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Inverse of a Matrix

  1. Jan 16, 2008 #1

    I'm taking a Calculus I class, so they won't be going into Matrices very much. That's more for Linear Algebra.

    I'm going through an E&M book now (as a refresher from my Physics days of 7 years ago). This book assumes knowledge in getting the inverse of a matrix.

    Using this site, I was able to find the inverse, by using row reduction. However, I was wondering if there is a quicker or easier way to find a matrix inverse.

    http://people.hofstra.edu/Stefan_waner/RealWorld/tutorialsf1/frames3_3.html [Broken]
    Last edited by a moderator: May 3, 2017
  2. jcsd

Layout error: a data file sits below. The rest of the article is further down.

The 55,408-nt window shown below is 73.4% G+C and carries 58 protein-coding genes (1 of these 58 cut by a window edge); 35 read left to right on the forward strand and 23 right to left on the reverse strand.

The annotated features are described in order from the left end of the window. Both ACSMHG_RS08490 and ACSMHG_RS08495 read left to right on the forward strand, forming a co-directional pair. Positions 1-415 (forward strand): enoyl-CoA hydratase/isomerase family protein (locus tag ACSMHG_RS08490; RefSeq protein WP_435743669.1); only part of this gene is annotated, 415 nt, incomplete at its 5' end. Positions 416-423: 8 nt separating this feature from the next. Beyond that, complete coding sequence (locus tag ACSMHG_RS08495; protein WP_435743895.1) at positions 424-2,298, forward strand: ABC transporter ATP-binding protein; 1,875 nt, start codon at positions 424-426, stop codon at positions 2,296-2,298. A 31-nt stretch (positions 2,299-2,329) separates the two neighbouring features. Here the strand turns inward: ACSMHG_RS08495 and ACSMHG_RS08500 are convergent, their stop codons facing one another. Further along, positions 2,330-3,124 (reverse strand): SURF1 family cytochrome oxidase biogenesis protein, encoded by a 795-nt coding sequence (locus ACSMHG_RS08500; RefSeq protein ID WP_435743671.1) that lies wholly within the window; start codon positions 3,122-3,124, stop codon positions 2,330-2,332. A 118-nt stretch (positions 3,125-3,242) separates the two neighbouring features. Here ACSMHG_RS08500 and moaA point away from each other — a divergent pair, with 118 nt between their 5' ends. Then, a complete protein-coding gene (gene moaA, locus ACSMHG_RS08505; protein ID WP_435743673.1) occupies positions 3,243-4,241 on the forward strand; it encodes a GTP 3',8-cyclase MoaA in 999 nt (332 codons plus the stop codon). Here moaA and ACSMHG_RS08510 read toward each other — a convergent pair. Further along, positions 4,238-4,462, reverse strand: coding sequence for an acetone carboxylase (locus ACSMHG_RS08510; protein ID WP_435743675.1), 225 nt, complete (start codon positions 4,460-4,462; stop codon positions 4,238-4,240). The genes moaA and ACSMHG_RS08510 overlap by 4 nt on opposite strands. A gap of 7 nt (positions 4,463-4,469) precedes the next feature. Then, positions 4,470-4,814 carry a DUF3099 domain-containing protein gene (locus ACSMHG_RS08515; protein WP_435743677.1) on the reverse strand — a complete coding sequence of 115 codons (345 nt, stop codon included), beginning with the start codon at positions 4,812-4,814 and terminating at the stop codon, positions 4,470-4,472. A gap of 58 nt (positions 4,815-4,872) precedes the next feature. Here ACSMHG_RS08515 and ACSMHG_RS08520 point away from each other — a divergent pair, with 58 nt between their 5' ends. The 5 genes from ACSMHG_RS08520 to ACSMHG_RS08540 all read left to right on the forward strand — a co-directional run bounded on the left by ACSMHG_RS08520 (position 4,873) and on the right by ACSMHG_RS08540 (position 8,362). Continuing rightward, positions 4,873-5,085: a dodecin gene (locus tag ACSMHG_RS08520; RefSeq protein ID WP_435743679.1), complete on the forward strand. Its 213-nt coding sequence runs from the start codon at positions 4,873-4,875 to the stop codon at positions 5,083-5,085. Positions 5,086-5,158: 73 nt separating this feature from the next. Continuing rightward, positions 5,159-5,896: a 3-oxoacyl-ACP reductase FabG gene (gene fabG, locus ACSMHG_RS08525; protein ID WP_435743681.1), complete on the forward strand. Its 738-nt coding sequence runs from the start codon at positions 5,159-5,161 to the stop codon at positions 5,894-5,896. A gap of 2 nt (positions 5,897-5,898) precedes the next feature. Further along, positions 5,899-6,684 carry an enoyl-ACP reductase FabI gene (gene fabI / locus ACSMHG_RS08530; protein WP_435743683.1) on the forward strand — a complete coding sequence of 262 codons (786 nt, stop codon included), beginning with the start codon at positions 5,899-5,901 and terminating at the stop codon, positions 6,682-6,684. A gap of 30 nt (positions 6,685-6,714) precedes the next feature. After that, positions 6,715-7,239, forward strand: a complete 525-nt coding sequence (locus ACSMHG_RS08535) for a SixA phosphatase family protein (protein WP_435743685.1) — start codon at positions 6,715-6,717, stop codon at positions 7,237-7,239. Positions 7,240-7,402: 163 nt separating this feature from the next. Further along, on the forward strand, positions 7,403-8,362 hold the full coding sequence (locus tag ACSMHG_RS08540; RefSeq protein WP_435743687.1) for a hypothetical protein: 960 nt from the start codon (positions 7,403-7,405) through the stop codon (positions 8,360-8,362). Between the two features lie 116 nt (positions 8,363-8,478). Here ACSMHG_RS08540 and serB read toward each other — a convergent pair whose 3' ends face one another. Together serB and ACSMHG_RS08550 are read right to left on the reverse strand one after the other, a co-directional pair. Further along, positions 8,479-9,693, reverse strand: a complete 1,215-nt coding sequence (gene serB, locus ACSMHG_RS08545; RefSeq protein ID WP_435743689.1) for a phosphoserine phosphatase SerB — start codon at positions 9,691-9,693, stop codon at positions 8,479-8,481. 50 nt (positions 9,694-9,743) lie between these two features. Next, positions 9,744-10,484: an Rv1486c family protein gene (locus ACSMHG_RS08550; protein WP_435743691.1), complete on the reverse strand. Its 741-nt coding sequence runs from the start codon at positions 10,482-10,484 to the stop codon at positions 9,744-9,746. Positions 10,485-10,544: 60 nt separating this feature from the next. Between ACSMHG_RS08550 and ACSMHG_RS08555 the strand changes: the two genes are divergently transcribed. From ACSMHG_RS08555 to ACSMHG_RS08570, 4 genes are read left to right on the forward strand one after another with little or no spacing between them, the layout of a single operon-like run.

3. Jan 16, 2008 #2


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  4. Jan 16, 2008 #3
    Be aware that finding the inverse can be a very long and laborious task. In fact, much of the time this is simply not done, and the inverse is either estimated, which can be done fairly easily to a reasonable degree of accuracy, or else ways around getting the inverse are used, e.g. gauss elimination followed by back substitution.
  5. Jan 16, 2008 #4


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    There are a number of different ways of finding an inverse matrix. In my opinion, "row reduction" is the simplest.
  6. Jan 16, 2008 #5
    Another way is to use the fact that the inverse of A is the transpose of the matrix of cofactors of A divided by the determinant of A. Probably more calculations than row reduction, but I find it easier to remember. And for a given size matrix, it's pretty easy to program in Excel.
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